Relationship Between Culture and Tourism is Increasing

 Tourism and culture were viewed as largely separate aspects  earlier. Cultural resources were seen as part of the cultural heritage of destinations, related to the education of the local population and the underpinning of local or national cultural identities. Tourism, on the other hand, was largely viewed as a leisure-related activity separate from everyday life and the culture of the local population. This gradually changed towards the end of the century, as the role of cultural attractions in motivating tourists and distinguishing destinations from one another become more obvious. The growing articulation between culture and tourism was stimulated by a number of factors.

Increased interest in culture, particularly as a source of identity and differentiation in the face of globalization worked as a motivation. Growing levels of cultural capital, stimulated by rising education levels also helped the process. Aging populations in developed regions having enough wealth and time also increased the demand.  A desire for direct forms of experience (“life seeing” rather than sightseeing) was developed in later years of 20th century also augmented cultural tourism.   Increased mobility in our times creating easier access to other cultures increased tourism.

 Cultural tourism was seen as a growth market and “quality” tourism and an increasing supply of culture as a result of regional development helped the tourism industry. Growing accessibility of information on culture and tourism through new technologies further increased the demand. The emergence of new nations and regions eager to establish a distinct identity e.g. the impact of newly-independent states in Central and Eastern Europe created new curiosities.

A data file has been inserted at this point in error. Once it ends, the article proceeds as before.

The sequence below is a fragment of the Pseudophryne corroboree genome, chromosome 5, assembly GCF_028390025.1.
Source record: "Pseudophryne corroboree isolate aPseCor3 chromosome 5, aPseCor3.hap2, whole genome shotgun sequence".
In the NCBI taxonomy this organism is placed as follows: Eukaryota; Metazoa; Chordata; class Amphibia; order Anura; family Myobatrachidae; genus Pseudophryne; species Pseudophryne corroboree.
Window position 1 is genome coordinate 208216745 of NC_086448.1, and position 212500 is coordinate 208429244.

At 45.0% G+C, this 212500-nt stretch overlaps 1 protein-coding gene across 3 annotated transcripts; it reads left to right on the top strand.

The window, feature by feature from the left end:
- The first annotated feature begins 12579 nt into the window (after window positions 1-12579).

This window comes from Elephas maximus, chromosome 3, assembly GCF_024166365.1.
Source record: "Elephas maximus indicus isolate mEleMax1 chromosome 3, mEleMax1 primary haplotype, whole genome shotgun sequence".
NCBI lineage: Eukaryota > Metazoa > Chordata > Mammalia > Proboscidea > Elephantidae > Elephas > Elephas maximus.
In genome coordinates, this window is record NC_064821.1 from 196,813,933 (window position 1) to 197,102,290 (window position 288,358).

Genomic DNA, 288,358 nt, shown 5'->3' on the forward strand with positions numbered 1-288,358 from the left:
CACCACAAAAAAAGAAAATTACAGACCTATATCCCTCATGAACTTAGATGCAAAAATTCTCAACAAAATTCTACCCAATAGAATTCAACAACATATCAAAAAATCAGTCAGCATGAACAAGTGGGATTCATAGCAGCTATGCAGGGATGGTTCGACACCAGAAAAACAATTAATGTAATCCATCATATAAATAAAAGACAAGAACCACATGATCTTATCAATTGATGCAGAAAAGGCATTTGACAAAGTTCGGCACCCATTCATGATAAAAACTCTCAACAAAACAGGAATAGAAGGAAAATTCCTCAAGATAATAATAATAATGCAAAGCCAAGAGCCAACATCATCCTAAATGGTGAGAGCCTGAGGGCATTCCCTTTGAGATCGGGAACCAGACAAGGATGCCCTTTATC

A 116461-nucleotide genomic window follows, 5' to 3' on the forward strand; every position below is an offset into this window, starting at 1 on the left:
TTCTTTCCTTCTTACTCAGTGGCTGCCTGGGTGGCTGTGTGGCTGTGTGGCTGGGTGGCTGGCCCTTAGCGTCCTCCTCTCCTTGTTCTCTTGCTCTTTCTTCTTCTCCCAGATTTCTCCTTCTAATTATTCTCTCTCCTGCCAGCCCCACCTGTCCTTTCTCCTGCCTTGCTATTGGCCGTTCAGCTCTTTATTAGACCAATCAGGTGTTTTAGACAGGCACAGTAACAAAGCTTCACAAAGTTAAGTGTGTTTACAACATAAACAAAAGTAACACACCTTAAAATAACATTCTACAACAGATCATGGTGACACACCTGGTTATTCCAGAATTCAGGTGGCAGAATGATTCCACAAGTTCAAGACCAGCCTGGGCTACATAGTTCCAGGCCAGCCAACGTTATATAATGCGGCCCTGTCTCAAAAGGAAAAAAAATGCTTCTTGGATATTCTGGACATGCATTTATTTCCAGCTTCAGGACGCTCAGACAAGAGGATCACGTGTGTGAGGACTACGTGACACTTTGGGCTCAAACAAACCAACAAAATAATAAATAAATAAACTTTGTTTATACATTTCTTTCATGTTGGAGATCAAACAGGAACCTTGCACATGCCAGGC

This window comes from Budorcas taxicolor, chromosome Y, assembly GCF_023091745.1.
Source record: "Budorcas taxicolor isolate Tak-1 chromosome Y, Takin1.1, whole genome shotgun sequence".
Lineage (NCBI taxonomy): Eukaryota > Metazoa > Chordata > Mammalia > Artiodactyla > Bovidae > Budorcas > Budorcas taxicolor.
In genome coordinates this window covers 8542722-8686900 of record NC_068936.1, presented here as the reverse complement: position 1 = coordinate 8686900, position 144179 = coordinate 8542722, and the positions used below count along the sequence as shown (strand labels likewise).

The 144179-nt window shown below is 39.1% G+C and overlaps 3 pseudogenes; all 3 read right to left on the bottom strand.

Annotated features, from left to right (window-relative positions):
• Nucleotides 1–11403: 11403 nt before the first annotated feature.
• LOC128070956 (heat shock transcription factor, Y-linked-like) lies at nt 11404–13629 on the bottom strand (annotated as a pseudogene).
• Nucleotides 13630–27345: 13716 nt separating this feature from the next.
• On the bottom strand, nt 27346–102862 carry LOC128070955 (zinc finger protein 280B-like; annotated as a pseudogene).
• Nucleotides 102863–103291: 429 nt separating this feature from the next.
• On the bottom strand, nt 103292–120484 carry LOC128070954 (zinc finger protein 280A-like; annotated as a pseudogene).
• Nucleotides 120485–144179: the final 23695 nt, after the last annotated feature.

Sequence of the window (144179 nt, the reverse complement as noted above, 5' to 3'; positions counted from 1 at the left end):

Culture has been increasingly employed as an aspect of the tourism product and destination imaging strategies, and tourism has been integrated into cultural development strategies as a means of supporting cultural heritage and cultural production. This synergy between tourism and culture is seen as one of the most important reasons for encouraging a more direct relationship between these two elements. This relationship is even more significant, given the growing importance of both tourism and culture for economies around the globe. According to OECD , international tourism accounts for approximately 30% of global service exports in 2006 (OECD 2008). Culture and creativity are increasingly being recognised as important economic drivers. An OECD study on the economic importance of culture indicated that in several major economies, the value of the cultural industries was between 3% and 6% of the total economy .

The widespread cultural, economic and social benefits lead to at policies promoting linking culture and tourism or the narrower development of “cultural tourism”  worldwide at continental, national and regional levels. In Europe,  the European Commission promotes cultural tourism as a means of underpinning the “unity in diversity” of the EU population. Travelling to experience the culture of others allows tourists and hosts to appreciate cultural difference as well as underlying cultural ties. In Australia and Canada, culture and tourism have been linked to the development of economic opportunities for indigenous peoples. In Africa , Latin America and Asia, cultural tourism is often seen as a means of supporting heritage conservation as well as raising local incomes (Richards, 2007). The widespread cultural, economic and social benefits mean that policies promoting linking culture and tourism or the narrower development of “cultural tourism” have become evident worldwide at continental, national and regional levels. In Europe, for example, the European Commission promotes cultural tourism as a means of underpinning the “unity in diversity” of the EU population. Travelling to experience the culture of others allows tourists and hosts to appreciate cultural difference as well as underlying cultural ties. In Australia and Canada, culture and tourism have been linked to the development of economic opportunities for indigenous peoples. In Africa, Latin America and Asia, cultural tourism is often seen as a means of supporting heritage conservation as well as raising local incomes.

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About Rashid Faridi

I am Rashid Aziz Faridi ,Writer, Teacher and a Voracious Reader.
This entry was posted in Class Notes, earth, Travel. Bookmark the permalink.

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